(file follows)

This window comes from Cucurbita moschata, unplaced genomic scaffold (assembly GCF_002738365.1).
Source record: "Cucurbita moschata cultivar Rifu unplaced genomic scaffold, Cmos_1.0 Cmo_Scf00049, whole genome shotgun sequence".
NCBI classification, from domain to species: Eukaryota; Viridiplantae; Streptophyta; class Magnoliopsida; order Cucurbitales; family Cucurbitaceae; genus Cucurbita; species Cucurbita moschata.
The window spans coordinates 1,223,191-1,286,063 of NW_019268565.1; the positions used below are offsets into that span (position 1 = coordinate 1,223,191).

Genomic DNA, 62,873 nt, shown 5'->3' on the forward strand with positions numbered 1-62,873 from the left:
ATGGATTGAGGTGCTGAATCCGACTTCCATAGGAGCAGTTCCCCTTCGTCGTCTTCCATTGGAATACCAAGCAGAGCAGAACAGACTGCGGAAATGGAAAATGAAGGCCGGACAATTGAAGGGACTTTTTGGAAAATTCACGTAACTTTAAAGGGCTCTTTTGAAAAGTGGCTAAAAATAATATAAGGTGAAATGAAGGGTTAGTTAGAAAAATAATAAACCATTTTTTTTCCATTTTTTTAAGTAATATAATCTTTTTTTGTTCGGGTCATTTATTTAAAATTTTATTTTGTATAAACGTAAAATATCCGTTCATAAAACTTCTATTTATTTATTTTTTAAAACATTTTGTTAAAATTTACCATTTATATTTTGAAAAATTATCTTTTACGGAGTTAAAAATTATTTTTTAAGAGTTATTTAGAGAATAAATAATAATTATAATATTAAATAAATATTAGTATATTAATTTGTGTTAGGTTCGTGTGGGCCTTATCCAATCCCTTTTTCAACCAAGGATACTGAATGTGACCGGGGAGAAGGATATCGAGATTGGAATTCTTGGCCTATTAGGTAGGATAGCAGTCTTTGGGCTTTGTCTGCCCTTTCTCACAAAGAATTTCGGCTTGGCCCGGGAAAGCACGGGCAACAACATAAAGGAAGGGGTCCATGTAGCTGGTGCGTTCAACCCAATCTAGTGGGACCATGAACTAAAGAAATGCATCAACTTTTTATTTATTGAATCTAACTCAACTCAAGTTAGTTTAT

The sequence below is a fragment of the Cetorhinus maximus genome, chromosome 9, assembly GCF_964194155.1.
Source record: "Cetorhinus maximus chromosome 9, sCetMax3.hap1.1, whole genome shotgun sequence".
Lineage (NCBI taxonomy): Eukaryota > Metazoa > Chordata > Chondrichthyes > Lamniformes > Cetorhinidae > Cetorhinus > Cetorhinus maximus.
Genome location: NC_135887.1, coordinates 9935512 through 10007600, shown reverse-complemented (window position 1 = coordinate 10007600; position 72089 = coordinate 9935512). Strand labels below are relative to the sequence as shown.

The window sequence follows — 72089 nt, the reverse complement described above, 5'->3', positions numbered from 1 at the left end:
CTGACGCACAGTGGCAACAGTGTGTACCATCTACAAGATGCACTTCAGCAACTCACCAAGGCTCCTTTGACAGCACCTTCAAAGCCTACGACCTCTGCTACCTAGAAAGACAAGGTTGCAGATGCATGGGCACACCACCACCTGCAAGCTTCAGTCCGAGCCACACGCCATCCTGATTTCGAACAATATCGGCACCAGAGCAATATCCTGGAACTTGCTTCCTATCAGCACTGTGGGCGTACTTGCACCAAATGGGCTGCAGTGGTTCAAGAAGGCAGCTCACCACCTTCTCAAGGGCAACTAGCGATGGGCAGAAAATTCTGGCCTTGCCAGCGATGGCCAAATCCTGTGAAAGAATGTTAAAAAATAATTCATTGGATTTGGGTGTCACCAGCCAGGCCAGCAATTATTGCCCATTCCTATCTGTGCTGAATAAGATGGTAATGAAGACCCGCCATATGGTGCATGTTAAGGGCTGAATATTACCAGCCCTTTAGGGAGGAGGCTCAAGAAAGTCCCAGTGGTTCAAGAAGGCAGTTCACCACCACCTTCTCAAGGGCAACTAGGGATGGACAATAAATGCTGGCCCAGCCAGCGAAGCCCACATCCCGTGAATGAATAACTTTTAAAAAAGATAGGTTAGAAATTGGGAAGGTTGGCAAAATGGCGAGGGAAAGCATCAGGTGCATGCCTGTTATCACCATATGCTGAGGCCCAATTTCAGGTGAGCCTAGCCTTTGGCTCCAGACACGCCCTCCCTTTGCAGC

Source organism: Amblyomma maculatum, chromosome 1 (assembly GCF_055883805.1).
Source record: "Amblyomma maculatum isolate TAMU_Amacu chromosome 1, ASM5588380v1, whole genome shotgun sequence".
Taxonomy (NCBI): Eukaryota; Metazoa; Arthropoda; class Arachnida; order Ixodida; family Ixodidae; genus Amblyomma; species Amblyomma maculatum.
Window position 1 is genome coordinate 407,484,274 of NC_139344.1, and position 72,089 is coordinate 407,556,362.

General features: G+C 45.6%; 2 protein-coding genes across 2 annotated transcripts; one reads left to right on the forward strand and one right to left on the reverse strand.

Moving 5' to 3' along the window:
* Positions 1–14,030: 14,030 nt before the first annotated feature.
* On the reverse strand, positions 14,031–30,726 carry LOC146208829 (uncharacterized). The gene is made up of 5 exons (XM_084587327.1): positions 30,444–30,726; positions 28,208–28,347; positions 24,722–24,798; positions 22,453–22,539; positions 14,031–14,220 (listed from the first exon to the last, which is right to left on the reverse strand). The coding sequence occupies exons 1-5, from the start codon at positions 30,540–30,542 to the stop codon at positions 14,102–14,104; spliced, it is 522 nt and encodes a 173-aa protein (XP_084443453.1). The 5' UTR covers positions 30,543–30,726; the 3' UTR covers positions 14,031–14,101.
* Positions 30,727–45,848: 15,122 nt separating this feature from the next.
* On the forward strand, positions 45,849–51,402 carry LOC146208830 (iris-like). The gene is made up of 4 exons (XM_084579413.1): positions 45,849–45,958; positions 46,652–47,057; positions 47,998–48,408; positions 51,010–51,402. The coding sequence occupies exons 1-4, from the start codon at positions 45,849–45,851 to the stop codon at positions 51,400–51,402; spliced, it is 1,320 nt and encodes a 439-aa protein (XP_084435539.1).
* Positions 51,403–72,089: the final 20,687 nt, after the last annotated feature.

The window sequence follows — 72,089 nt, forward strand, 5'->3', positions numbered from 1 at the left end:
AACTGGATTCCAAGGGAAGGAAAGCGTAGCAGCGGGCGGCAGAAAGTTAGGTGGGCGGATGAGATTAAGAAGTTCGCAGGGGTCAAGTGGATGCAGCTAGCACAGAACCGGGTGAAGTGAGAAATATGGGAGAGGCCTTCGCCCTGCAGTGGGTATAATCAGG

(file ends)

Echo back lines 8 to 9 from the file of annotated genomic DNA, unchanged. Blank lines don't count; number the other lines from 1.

Source record: "Cetorhinus maximus chromosome 9, sCetMax3.hap1.1, whole genome shotgun sequence".
Lineage (NCBI taxonomy): Eukaryota > Metazoa > Chordata > Chondrichthyes > Lamniformes > Cetorhinidae > Cetorhinus > Cetorhinus maximus.